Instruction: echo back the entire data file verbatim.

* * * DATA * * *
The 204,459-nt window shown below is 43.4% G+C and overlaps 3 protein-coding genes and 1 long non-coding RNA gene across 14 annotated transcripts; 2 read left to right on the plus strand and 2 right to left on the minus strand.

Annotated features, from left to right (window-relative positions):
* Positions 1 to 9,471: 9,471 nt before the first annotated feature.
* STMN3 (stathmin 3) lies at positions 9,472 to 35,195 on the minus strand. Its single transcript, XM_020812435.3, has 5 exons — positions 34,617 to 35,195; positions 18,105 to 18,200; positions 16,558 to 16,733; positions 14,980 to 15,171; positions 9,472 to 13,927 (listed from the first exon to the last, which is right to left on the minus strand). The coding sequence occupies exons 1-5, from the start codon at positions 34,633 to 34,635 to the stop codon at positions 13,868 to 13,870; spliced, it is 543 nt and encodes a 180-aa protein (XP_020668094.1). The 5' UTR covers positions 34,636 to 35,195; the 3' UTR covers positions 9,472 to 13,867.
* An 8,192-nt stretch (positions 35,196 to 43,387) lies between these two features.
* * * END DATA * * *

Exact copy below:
The 204,459-nt window shown below is 43.4% G+C and overlaps 3 protein-coding genes and 1 long non-coding RNA gene across 14 annotated transcripts; 2 read left to right on the plus strand and 2 right to left on the minus strand.

Annotated features, from left to right (window-relative positions):
* Positions 1 to 9,471: 9,471 nt before the first annotated feature.
* STMN3 (stathmin 3) lies at positions 9,472 to 35,195 on the minus strand. Its single transcript, XM_020812435.3, has 5 exons — positions 34,617 to 35,195; positions 18,105 to 18,200; positions 16,558 to 16,733; positions 14,980 to 15,171; positions 9,472 to 13,927 (listed from the first exon to the last, which is right to left on the minus strand). The coding sequence occupies exons 1-5, from the start codon at positions 34,633 to 34,635 to the stop codon at positions 13,868 to 13,870; spliced, it is 543 nt and encodes a 180-aa protein (XP_020668094.1). The 5' UTR covers positions 34,636 to 35,195; the 3' UTR covers positions 9,472 to 13,867.
* An 8,192-nt stretch (positions 35,196 to 43,387) lies between these two features.